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World Cup: Fans frustrated as broadcast info remains unclear

With just over three weeks before the World Cup starts on Nov 20, frustration is building among football fans in Singapore, who do not know where or how they can catch the showpiece tournament.

The Straits Times had reported in August that telcos Singtel and StarHub were in negotiations to broadcast the matches with world football governing body Fifa. A three-way partnership with Mediacorp – which was also the arrangement for the 2018 World Cup in Russia – is expected but, with just 24 days before the opening game between hosts Qatar and Ecuador, fans are still waiting for them to make an announcement.

Since World Cup viewing subscriptions were introduced in Singapore in 2002, the latest announcement of broadcast information had come 36 days before the start of the 2010 tournament in South Africa.

Communications manager and football fan Dominic Leong, 40, said: “Honestly, I’m quite sick of Singapore football fans always suffering from the fallout of the game of brinksmanship that Fifa and the broadcasters play.

“Fifa (and Uefa for the European Championship) always tries to squeeze Singapore for far more than our neighbours, simply because we’re perceived as a rich country – it sucks so much.”

In 2018, the three-way partnership between the broadcasters was announced 50 days before the tournament kicked off.

Fans then had to pay $112.35 – or $94.16 with an early-bird promotion – with pay-TV operators Singtel and StarHub.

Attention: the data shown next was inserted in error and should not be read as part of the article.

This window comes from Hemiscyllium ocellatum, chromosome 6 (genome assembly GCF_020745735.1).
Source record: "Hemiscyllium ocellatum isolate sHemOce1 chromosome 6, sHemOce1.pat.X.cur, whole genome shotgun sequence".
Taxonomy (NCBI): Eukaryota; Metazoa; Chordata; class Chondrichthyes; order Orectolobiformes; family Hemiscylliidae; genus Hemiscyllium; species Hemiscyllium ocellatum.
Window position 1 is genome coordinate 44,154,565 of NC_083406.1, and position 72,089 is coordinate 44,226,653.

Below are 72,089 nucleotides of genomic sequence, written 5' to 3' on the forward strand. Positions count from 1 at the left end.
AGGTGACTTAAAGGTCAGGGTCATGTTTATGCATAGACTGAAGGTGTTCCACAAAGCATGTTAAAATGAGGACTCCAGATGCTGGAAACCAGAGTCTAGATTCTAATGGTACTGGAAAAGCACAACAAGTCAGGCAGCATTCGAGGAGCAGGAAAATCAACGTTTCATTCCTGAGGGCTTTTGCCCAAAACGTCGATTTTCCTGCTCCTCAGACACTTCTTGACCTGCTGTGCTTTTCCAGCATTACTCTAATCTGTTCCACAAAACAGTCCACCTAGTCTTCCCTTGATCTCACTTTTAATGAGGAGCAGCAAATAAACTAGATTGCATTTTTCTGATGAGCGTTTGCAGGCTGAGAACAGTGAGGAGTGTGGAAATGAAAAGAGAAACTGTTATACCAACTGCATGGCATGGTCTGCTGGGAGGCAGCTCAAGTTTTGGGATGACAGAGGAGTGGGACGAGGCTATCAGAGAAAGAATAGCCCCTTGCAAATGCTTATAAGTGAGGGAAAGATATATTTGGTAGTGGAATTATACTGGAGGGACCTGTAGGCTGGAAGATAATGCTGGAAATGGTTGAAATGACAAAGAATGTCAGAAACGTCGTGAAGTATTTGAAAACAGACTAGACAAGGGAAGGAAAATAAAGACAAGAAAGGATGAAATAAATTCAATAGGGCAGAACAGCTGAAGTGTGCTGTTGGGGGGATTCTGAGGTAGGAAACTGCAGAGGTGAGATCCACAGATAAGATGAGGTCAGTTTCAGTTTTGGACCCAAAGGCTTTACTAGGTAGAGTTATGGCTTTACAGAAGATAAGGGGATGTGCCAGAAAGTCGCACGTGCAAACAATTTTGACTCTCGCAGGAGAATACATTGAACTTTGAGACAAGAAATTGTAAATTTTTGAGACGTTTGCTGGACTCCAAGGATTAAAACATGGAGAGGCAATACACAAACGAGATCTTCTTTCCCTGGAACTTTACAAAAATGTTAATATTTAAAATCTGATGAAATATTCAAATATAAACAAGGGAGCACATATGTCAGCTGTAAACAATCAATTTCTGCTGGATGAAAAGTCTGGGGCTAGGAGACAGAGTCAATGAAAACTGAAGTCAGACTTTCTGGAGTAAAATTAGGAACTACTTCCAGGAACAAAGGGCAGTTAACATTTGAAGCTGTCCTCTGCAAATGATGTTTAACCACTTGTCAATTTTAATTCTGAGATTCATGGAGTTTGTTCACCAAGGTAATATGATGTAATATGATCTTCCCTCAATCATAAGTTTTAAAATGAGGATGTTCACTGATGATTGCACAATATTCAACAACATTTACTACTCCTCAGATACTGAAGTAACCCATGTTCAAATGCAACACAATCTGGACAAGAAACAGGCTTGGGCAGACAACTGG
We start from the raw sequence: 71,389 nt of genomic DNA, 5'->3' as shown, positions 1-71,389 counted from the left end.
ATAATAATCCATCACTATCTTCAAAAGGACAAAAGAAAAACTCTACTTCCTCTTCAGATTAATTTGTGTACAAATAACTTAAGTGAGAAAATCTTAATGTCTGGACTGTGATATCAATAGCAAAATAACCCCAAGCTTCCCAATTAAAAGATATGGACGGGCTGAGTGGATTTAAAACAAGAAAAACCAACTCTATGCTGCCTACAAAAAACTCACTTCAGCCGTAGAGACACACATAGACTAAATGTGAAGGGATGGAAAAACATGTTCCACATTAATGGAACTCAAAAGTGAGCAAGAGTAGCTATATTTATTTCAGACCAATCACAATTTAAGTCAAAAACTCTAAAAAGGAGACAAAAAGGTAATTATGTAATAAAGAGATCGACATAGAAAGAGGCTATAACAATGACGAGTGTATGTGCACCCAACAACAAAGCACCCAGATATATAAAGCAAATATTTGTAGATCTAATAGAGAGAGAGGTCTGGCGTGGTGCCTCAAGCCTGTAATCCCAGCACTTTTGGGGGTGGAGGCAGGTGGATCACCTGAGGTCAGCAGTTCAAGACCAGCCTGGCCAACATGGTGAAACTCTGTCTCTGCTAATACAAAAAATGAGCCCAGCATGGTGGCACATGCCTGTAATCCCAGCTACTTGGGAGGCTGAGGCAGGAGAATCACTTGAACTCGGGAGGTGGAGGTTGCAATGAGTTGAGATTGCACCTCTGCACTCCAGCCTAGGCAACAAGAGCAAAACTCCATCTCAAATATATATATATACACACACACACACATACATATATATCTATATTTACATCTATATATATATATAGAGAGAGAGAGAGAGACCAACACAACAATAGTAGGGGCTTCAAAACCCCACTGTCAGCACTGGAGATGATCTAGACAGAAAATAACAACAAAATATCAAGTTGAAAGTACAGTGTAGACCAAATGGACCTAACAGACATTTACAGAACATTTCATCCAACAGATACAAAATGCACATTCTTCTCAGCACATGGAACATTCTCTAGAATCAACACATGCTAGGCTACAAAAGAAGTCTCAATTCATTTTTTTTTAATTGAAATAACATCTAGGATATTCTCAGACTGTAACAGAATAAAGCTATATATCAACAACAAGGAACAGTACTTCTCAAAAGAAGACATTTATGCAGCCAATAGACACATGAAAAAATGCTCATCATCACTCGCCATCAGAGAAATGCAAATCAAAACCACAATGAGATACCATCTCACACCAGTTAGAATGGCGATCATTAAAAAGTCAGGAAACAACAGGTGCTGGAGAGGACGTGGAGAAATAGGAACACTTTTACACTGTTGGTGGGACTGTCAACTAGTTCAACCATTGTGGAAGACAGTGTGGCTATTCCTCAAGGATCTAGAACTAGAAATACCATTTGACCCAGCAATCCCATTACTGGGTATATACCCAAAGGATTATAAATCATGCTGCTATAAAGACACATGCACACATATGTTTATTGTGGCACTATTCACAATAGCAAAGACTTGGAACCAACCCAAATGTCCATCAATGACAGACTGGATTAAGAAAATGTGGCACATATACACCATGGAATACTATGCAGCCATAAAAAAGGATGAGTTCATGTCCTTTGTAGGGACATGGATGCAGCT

These were the same prices to watch the 2014 World Cup in Brazil. It was the first time that there was no price hike since paid World Cup subscriptions were introduced here 20 years ago.

Mediacorp aired nine games – the opener, five group matches, both semi-finals and the final – on free-to-air TV, with their costs managed by the Government, and intends to do the same this year.

Fifa’s revenue from selling global rights to the World Cup has nearly doubled in the last 20 years. Rights for the 2002 World Cup netted them US$1.69 billion ($2.4 billion). In 2018, it collected slightly over US$3 billion.

Singapore reportedly paid around $25 million for broadcast rights in 2018, a slight increase from 2014.

Freelance writer and Argentina fan Rahul Warrier, 22, said it was “unfair” that local football fans have not received “reassurance” from any broadcaster that they will be able to watch games.

“The World Cup comes once every four years, it’s a big occasion for football fans and it’s unfair that there’s no communication about it,” he said.

“The other question is about price – will the cost rise from 2018? And if so, by how much? Just because the demand is there doesn’t mean we should be left in the dark.”

But another fan, who wanted to be known only as Ganison, was more sanguine about the situation.

The 35-year-old educator, who had subscribed to past World Cup packages, said: “I remember a couple of years ago – almost a decade ago – the Champions League packages were only announced a day before, so with the World Cup about 20 days away with (league) football going on, it is still acceptable. Whatever packages are announced, we don’t have a variety of choices.” 

Fans in other South-east Asian countries have known for months how they can catch the action in Qatar.

The Malaysian government, for instance, announced in August that Radio Television Malaysia would broadcast 41 of the 64 matches free. Of these, 27 will be “live”.

Subscribers to pay-TV provider Astro’s sports pack – which is available for RM59.90 (S$17.90) for a six-month subscription for new customers – can catch all 64 games.

In the Philippines, the country’s main sports and entertainment media company TAP Digital Media Ventures announced late in July that it would broadcast all 64 games on pay-per-view channel WC TV. An “all access pass” package costs 1,999 pesos (S$48.60) and includes streaming options.

In Indonesia, games will be aired on free-to-air TV channels SCTV, Indosiar, O Channel and Mentari TV.